Why do people the world over care what NASA does, what the US does?? It is doing things other nations cannot. The US can show the children of Afghanistan and the world a special star in the sky – the ISS as it passes over their country. Even with cheap binoculars, its shape is unmistakable. The US can show them through international partnerships that their world does not end at their village or town.

    Few people outside the US care about your brand of football. The UK is the world power in football for the children of Africa.

    Hollywood, US pop culture and computer games do reach a worldwide audience. But they don’t inspire many people to study or achieve great things for their country.

    An active human space exploration won’t bring the troops home quicker from Afghanistan, but it is a factor, like soccer, in aspiring kids to be in school and university wanting to be part of their nation’s success so they too can achieve great things.

    An active long-term human space exploration program should be seen as a long-term generator of taxes and a cutter of government expenditure.

  6. Wayne,

    An example where NASA could assist the US auto industry take advantage of aerospace technology to speed electric vehicle adoption.

    Jaguar cars in the UK has a research program to use small jet engines as range extender motors for electric vehicles.

    The Jaguar prototype can run on virtually any fuel and does not not require cooling for automobile use. Its burn time ensures low emissions.

    First developed in the 1950s the engines had slow response to foot on the accelerator and thus failed to go into mass production.

    Unlike cylinder-piston engines, jet engines are efficient over a wide power band without a lot of control equipment.

    Jet engines are a technology in which the US has deep experience. Hooked to a generator, they offer the prospect of rapid introduction of electric vehicles in the US which has one of the longest average journey times in the world and therefore on a path to be a follower of other nations in electric vehicle technology.

    A range of 40kW to 200kW jet engines would cover most applications.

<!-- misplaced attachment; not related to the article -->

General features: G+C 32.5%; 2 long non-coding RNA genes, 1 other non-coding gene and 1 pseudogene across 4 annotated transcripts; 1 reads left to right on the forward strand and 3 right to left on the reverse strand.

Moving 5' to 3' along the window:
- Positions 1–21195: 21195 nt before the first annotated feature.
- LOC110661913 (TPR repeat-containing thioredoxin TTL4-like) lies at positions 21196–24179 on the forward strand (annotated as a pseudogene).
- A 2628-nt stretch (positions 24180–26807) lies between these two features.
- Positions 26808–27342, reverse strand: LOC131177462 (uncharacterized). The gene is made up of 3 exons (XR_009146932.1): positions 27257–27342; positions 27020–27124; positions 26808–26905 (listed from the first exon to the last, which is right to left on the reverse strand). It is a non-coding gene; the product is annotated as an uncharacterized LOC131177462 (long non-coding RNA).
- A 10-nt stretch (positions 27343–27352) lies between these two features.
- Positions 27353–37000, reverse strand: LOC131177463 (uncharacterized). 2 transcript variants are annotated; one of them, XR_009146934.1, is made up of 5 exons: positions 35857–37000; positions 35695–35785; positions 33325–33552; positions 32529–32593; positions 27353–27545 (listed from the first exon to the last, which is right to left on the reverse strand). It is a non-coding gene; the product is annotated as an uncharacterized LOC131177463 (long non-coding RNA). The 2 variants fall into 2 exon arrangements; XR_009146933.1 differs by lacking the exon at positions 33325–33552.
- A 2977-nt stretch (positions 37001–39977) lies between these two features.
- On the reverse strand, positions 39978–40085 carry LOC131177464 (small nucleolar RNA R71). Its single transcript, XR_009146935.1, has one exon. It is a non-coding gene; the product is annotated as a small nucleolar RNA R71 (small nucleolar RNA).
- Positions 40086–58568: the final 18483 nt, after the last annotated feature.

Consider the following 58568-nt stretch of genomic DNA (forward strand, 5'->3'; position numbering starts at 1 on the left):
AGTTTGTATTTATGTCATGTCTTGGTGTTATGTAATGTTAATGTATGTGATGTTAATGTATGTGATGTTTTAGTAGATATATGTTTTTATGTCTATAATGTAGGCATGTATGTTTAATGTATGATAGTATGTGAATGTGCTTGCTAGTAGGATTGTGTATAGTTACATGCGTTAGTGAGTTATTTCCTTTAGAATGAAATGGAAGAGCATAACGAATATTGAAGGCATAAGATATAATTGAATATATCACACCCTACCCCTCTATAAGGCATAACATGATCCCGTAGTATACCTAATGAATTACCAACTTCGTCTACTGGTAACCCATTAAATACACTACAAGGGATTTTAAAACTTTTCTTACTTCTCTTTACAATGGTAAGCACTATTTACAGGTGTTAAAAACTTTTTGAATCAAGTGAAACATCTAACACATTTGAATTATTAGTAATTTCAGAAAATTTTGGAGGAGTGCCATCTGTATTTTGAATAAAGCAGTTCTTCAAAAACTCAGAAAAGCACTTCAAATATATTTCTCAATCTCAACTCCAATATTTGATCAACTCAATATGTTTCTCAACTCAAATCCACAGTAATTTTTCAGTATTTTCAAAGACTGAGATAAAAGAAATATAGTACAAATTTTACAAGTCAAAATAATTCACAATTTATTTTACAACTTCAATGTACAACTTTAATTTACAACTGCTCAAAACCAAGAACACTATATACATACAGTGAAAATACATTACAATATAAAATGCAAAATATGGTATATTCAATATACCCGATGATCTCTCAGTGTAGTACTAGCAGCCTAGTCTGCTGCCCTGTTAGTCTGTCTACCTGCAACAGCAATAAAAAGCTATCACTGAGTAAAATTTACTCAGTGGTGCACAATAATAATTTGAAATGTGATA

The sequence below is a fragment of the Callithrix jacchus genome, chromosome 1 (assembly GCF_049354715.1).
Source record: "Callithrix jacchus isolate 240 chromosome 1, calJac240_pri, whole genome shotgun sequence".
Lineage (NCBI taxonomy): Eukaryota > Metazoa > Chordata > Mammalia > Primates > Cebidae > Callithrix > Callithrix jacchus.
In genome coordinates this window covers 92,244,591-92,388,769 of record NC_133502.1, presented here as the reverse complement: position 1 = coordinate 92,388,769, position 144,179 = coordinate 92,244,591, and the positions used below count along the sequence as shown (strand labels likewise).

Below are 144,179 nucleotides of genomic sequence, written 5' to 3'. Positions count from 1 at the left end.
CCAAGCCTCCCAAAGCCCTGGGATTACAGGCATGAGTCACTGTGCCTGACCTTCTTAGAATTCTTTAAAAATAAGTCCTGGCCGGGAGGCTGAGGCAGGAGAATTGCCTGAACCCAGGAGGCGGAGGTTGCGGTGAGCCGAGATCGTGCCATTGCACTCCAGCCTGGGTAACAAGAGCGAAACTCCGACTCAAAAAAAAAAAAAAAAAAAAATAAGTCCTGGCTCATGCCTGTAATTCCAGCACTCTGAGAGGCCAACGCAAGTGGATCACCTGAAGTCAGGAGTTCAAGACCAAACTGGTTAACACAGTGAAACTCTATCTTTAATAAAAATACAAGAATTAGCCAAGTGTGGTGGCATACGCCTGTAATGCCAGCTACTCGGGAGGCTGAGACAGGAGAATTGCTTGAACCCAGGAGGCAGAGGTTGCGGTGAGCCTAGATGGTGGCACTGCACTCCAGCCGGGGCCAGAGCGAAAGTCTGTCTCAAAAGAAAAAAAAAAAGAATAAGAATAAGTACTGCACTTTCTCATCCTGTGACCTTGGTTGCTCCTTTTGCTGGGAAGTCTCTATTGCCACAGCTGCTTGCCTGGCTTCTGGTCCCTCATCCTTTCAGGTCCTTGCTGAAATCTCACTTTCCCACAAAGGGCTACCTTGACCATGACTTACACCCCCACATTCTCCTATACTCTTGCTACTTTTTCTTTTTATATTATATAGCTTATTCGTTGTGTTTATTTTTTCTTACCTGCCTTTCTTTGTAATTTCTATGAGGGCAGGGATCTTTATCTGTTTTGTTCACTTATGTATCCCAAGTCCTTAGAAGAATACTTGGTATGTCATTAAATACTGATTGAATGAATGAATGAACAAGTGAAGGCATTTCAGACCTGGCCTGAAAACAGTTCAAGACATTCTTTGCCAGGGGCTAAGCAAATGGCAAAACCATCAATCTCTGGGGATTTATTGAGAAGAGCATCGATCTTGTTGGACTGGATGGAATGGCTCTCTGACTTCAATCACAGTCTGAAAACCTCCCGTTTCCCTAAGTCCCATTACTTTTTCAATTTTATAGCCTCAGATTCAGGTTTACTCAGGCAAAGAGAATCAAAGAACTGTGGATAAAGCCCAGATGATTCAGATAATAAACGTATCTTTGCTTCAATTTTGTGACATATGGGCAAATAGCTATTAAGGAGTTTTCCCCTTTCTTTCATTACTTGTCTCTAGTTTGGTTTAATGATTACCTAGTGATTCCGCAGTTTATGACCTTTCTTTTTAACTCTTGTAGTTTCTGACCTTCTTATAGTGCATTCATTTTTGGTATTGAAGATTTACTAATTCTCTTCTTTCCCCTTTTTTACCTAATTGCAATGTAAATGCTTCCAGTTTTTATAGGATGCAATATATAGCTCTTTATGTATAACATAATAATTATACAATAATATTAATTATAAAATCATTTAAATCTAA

7. Dear Wayne, believe it or not, this is the first time I have responded to a blog. A couple of things to get out of the way. I must confess that although I don’t know you, I feel as though I do from reading your blogs, and of course during your Shuttle days, watching you on NASA TV. That of course is due to your ability to communicate in an honest and straight forward way, and in a way that those of us who are not ” rocket scientisits ” can understand. A little about me. Born in 1956. Sat on the end of my parents bed in Tucson Arizona May 5th 1961, July 21st 1961, February 20th 1962 etc etc. Stayed inside and missed little league championship June 4, 1965. Came home from camp early in July 1966 so as to not miss John Young fly again. Was kept away from the TV set January 27th 1967 by my family who for some reason wanted to play board games that night ( we never did that ! ) because they didnt want me to see the CBS news ” Flash “. Turned my room into a combination of the Air and Space Museum and a Revell/Monogram outlet, not to mention a showcase for everything from the Superintendant of Documents releated to Apollo. I have everything to this day and I mean everything. My Mother took me to Florida for the Launch of Apollo 11, and we toured Complex 34 and 39 two days after the launch. I can name every crew from Alan Shepard to Vance Brand, Mercury through Apollo-Soyuz. All the while, I studied hard, received an appointment to the US Navel Acadamy, didnt commit due to non 20/20, received a Degree in Business from the University of Arizona. Spent 21 years with Macy’s, and while every other Exec was playing Golf, I learned to fly Gliders and Airplanes, earned Commercial and Instructor ratings in both. Retired from retail in 1999, flew 3000 more hours, added all the ground Instructor Ratings, became a Pilot Examiner for the FAA ( still am ) then joined my current company Swift Air ( a part 135/121 Charter Airline) as the Operations Control Manager in 2006. I’m not a ” Rocket Scientist ” but like many Americans, I know the value of what the Space Program brought to this country in Emotional, Scientific, Economic, and Nationalistic terms. I saw a clip a couple of days ago, where the President talked about ” sailing, on this new Ocean, and how we dare not be anything but first”. The President speaking, was not our current Commander in Chief. Wayne, I dont believe the President understands what cancelling Constellation means in any of these terms, except maybe economic, and I think he is dead wrong there also. This is not Law Review, and Basketball Courts. Your comments in this blog lead me to think, many, like myself, after reading your last couple, think that you are towing the administration line, much like the Administrator. It does not sound like you. This is not a Canadian Fighter whose designers moved to Gemini. Ok, maybe Aries is not right, maybe earth orbit rendevous is wrong( again lol ) but Orion is ready. Nasa can’t be research and developement, without something to research and develop. Space is already privitezed unless Lockheed is a Government Agency. When did that happen ? Space X ??? Are you kidding? Someone needs to be specific. What is going to replace the Shuttle. When. What hardware are we using to press on to the Moon and Mars. When. People like me, are counting on people like you. This is not the Agency for the Politics of Personality as someone just said, and Ms Palin is not a rocket scientist for sure, with all due respect, and she gets it ! Ed G, CC, Gus, Roger, Ed W,and all our fallen shuttle astronauts who you knew and loved need to hear from you, people like me need to hear from you. What are we missing? Why is the “new ” direction a good idea. Help!! Kindest and most respectful regards, Tony.